Friday, May 6, 2005
When and where seen: Last year Tom Brownrigg alerted me to a patch of Bloodroot at the Carlisle Conservation Foundation land (at the sign of the owl) on Curve Street. I found them when they were no longer flowering. This year, I found them in full bloom on April 29. They have a relatively short blooming period but with a large patch like this there will probably still be some blooming the weekend of May 7 and 8. Bloodroot likes rich slightly acid woodland soil. We have a lot of these conditions in Carlisle but this is the only place I have seen Bloodroot in the wild.
Identification: Bloodroot is very easy to identify. It blooms early in the spring with a single white flower that sits above the leaf somewhat in the manner of a water lily. The flower has yellow stamens and 8 to 12 white petals and is about two inches across. The leaves are more or less round with deep indentations creating several lobes. When the flower is gone, the leaf continues to grow and towers above the upright spindle-shaped seed pod. The underground stem or rhizome can be up to an inch thick and four inches long.
Medicinal: Give yourself a break — go to Pub Med, the online source of biomedical information developed by the National Center for Biotechnical Information. A search on Sanguinaria will fetch numerous articles about medicinal uses of Bloodroot. The rhizome contains several alkaloids which can affect the heart, the nervous system and muscles — and while all the alkaloids in Bloodroot can be found in other members of the poppy family, not all of the alkaloids in other poppies are found in Bloodroot. They're not growing Bloodroot in Afghanistan. Native Americans, in addition to using Bloodroot for war paint, used it as an emetic. A recent use of the main active ingredient, sanguinarine, is in the Viadent brand of toothpaste and mouthwash for periodontitis.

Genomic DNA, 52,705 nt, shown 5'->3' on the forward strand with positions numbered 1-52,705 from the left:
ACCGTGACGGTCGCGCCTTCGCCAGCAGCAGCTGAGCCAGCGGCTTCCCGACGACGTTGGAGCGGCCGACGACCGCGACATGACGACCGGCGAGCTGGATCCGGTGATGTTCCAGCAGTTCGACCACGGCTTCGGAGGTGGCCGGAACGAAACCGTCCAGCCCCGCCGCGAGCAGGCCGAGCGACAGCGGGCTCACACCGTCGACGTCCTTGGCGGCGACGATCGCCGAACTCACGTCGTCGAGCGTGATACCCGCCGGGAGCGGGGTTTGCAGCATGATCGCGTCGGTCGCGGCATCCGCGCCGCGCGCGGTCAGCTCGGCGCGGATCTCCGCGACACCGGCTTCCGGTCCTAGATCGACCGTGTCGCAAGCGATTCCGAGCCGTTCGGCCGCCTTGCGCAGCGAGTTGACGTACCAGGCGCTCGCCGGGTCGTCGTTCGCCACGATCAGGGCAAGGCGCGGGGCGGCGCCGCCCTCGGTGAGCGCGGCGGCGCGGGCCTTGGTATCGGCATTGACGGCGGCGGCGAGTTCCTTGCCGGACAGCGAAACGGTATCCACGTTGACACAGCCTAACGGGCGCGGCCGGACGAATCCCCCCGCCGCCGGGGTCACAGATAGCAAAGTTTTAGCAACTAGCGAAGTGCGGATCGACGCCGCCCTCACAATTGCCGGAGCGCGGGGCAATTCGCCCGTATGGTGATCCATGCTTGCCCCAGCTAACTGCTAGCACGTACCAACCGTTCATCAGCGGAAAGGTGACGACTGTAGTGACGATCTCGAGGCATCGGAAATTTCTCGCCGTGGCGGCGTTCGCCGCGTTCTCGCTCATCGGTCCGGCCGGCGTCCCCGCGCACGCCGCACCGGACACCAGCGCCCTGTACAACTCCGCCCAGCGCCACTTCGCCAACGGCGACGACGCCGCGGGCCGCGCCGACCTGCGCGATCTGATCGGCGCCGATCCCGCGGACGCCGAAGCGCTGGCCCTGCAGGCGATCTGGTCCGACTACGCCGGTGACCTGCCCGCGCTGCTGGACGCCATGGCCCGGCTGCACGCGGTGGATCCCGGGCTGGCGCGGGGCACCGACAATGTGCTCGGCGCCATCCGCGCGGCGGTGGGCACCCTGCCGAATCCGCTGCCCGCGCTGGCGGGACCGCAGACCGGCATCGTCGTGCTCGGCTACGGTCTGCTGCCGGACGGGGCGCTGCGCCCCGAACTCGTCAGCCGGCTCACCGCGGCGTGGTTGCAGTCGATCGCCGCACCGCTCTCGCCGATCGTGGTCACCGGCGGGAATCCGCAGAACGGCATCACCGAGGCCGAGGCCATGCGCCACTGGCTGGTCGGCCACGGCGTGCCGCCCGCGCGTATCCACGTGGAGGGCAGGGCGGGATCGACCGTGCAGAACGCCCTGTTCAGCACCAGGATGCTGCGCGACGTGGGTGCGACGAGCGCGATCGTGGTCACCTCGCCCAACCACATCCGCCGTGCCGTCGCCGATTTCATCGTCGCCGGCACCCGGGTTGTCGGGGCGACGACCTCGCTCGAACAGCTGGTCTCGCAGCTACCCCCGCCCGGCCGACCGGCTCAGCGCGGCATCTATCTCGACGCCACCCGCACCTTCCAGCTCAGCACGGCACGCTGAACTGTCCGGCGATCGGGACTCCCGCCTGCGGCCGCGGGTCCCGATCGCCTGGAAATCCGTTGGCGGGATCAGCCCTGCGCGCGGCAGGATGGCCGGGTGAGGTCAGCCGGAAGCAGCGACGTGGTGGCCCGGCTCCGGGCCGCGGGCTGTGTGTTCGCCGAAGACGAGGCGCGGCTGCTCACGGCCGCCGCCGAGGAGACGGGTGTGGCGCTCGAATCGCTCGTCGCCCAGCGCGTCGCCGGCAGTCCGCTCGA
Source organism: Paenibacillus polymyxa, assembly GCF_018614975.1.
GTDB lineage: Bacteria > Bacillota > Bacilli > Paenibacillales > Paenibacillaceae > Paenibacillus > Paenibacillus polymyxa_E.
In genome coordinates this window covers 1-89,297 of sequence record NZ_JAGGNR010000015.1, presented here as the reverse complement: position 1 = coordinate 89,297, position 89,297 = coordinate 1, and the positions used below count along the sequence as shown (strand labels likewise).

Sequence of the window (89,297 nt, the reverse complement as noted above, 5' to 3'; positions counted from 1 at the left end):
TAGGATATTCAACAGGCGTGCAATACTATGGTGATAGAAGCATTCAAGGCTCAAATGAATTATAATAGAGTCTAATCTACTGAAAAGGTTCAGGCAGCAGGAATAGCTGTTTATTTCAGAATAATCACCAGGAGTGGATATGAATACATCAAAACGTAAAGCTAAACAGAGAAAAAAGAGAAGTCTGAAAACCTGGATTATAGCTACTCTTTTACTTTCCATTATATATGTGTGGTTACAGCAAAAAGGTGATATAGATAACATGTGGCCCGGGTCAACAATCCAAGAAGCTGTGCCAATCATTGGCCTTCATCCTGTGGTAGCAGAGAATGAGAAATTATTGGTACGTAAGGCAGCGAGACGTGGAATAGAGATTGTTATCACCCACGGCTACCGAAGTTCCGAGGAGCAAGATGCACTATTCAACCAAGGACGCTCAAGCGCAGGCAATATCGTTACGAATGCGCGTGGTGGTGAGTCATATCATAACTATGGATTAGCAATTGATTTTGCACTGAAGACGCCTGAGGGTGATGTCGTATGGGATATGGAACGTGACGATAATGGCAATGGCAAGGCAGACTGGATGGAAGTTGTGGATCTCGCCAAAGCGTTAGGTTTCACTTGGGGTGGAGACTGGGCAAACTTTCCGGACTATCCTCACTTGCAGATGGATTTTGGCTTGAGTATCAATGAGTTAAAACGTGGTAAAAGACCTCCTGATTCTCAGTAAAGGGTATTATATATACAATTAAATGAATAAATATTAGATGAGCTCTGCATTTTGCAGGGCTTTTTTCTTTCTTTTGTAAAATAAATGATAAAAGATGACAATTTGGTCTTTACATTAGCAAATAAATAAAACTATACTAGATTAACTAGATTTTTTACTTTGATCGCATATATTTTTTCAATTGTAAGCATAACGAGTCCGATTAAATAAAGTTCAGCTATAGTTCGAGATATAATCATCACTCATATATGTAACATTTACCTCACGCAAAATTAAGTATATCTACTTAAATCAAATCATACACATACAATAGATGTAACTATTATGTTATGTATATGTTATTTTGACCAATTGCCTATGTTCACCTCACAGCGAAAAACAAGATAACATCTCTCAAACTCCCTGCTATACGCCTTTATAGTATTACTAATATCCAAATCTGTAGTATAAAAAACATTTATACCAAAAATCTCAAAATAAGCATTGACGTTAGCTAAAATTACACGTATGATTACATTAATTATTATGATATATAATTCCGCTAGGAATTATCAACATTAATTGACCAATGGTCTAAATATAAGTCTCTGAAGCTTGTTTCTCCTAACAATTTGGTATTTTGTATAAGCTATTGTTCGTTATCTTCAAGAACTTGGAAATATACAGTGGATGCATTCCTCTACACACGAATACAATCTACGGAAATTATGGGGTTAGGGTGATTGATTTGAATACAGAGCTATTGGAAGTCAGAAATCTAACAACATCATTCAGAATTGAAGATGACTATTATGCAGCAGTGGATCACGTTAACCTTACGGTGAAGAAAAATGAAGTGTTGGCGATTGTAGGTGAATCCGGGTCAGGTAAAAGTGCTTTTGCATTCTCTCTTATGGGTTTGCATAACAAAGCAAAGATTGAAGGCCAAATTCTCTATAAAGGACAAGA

Cultivation: Bloodroot is an interesting plant for the wild natural style of garden. Don't even think of collecting it from the wild — why get blood on your hands when you can get the plant at Blanchette's for less than $10? Once you get some established, they will self-sow and you can also propagate them by root division.
References: Carol H. Woodward and H. W. Rickett, New York Botanical Garden's Field Guide to Common Wildflowers of the Northeastern United States; Edward P. Claus, Pharmacognosy; Pub Med at www.ncbi.nlm.nih.gov/entrez/; Abigail Redmond, Medical Attributes of Sanguinaria Canadensis at http://wilkes1.wilkes.edu/~kklemow/Sanguinaria.html.
© 2005 The Carlisle Mosquito